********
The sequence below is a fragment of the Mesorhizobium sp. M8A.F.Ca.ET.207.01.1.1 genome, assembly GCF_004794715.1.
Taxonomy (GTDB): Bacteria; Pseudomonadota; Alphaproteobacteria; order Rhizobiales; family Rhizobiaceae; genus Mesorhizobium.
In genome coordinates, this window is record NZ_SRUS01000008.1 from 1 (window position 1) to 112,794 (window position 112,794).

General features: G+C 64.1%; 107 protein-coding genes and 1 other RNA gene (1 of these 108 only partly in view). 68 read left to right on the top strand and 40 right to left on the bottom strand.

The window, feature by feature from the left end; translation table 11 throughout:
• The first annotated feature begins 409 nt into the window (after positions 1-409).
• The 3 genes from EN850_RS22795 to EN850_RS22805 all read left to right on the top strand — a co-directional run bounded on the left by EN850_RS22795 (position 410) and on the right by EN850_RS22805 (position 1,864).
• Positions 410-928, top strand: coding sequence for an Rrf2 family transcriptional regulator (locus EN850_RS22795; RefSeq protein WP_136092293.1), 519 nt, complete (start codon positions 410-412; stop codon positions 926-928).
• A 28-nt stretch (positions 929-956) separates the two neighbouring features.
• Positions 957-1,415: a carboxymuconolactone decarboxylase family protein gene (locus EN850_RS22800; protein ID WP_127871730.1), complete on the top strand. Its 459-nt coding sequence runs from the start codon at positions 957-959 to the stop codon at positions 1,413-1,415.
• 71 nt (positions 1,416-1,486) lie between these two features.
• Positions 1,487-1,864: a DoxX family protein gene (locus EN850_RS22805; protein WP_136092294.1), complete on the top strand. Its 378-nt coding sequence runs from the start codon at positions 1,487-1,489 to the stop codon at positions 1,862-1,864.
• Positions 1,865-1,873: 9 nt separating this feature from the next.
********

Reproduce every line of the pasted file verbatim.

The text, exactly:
The sequence below is a fragment of the Mesorhizobium sp. M8A.F.Ca.ET.207.01.1.1 genome, assembly GCF_004794715.1.
Taxonomy (GTDB): Bacteria; Pseudomonadota; Alphaproteobacteria; order Rhizobiales; family Rhizobiaceae; genus Mesorhizobium.
In genome coordinates, this window is record NZ_SRUS01000008.1 from 1 (window position 1) to 112,794 (window position 112,794).

General features: G+C 64.1%; 107 protein-coding genes and 1 other RNA gene (1 of these 108 only partly in view). 68 read left to right on the top strand and 40 right to left on the bottom strand.

The window, feature by feature from the left end; translation table 11 throughout:
• The first annotated feature begins 409 nt into the window (after positions 1-409).
• The 3 genes from EN850_RS22795 to EN850_RS22805 all read left to right on the top strand — a co-directional run bounded on the left by EN850_RS22795 (position 410) and on the right by EN850_RS22805 (position 1,864).
• Positions 410-928, top strand: coding sequence for an Rrf2 family transcriptional regulator (locus EN850_RS22795; RefSeq protein WP_136092293.1), 519 nt, complete (start codon positions 410-412; stop codon positions 926-928).
• A 28-nt stretch (positions 929-956) separates the two neighbouring features.
• Positions 957-1,415: a carboxymuconolactone decarboxylase family protein gene (locus EN850_RS22800; protein ID WP_127871730.1), complete on the top strand. Its 459-nt coding sequence runs from the start codon at positions 957-959 to the stop codon at positions 1,413-1,415.
• 71 nt (positions 1,416-1,486) lie between these two features.
• Positions 1,487-1,864: a DoxX family protein gene (locus EN850_RS22805; protein WP_136092294.1), complete on the top strand. Its 378-nt coding sequence runs from the start codon at positions 1,487-1,489 to the stop codon at positions 1,862-1,864.
• Positions 1,865-1,873: 9 nt separating this feature from the next.